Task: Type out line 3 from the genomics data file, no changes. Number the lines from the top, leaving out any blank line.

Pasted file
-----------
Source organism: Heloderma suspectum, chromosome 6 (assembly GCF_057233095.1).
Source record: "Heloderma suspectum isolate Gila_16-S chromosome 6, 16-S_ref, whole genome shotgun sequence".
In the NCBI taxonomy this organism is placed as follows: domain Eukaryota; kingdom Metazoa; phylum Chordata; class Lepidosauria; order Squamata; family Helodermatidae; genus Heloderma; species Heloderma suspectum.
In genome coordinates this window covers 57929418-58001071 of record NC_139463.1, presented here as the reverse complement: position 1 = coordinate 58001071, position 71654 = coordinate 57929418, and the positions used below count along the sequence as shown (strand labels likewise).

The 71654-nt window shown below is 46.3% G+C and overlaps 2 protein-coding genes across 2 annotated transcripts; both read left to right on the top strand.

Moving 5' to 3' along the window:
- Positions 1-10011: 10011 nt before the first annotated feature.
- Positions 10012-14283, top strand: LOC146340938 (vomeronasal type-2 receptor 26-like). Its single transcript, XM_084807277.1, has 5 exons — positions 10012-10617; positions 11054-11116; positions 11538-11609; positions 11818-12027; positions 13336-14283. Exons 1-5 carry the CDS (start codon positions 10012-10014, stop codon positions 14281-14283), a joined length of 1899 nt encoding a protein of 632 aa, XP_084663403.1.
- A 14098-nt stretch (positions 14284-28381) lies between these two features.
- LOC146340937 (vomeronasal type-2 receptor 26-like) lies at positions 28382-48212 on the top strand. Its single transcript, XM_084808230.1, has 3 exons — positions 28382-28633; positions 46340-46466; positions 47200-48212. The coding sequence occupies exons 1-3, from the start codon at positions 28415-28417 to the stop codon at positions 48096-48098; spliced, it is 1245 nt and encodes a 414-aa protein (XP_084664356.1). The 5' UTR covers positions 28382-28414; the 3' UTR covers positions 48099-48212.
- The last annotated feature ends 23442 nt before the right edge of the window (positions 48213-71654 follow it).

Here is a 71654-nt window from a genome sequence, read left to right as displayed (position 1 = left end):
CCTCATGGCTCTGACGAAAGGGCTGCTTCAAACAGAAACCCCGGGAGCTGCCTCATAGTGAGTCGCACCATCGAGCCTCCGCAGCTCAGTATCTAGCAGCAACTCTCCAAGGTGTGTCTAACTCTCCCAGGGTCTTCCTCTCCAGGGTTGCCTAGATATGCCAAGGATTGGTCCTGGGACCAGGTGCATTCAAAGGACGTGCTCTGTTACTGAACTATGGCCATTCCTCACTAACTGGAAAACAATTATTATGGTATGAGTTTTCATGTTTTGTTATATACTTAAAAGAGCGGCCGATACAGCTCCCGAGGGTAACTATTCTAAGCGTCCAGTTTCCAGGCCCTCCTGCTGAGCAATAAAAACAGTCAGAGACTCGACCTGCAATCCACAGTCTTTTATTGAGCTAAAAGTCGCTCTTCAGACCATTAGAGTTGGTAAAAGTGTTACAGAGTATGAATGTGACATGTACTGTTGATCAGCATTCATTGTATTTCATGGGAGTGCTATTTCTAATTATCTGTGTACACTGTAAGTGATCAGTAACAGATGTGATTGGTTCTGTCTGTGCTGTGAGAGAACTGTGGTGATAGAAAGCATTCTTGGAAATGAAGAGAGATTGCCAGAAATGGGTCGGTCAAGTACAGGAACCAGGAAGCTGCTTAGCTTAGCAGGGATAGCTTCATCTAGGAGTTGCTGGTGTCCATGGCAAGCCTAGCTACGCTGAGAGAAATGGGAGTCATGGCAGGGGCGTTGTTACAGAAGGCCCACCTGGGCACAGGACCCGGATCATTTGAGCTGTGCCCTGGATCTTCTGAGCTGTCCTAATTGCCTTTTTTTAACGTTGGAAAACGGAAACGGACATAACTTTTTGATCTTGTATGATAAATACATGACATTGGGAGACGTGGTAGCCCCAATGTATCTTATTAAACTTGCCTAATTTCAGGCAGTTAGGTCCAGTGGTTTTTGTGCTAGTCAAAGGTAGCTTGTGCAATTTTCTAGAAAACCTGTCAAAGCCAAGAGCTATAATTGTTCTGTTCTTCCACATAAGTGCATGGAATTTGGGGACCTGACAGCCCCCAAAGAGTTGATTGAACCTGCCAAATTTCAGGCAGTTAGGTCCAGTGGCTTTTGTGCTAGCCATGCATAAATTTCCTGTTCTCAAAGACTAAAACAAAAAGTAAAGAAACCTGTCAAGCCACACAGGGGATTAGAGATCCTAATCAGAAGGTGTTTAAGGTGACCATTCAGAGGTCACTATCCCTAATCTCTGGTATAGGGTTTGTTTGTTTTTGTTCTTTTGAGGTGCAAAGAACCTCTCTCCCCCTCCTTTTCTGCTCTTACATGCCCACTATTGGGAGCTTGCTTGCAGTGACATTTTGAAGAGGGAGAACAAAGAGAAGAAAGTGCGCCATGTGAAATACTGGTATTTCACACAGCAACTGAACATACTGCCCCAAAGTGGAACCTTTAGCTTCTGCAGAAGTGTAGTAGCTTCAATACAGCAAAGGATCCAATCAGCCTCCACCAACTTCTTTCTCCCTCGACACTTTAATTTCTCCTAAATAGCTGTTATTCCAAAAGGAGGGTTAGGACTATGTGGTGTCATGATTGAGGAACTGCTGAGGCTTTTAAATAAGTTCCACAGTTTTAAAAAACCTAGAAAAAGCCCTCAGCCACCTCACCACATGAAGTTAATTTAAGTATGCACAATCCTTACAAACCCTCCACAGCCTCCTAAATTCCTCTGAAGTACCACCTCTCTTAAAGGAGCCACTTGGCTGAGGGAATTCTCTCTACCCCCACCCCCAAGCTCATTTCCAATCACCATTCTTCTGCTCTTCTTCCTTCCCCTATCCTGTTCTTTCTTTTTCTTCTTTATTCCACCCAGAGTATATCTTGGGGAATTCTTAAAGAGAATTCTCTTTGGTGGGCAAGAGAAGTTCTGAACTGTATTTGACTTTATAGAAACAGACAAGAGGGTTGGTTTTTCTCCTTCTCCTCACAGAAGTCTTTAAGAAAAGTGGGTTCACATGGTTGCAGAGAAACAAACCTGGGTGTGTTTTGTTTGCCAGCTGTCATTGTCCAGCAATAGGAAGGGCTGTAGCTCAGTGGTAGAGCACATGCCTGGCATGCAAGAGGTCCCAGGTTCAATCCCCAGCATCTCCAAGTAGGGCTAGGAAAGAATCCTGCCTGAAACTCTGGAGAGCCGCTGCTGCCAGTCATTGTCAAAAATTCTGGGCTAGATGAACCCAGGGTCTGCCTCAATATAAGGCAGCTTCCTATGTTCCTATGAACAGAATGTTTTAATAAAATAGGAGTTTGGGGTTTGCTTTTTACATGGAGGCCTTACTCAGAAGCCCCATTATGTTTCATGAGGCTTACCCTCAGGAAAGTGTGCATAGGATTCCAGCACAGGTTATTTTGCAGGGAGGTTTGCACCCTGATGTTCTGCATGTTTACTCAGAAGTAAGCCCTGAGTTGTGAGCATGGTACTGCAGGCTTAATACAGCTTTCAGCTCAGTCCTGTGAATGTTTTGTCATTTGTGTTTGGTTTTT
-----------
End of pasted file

In the NCBI taxonomy this organism is placed as follows: domain Eukaryota; kingdom Metazoa; phylum Chordata; class Lepidosauria; order Squamata; family Helodermatidae; genus Heloderma; species Heloderma suspectum.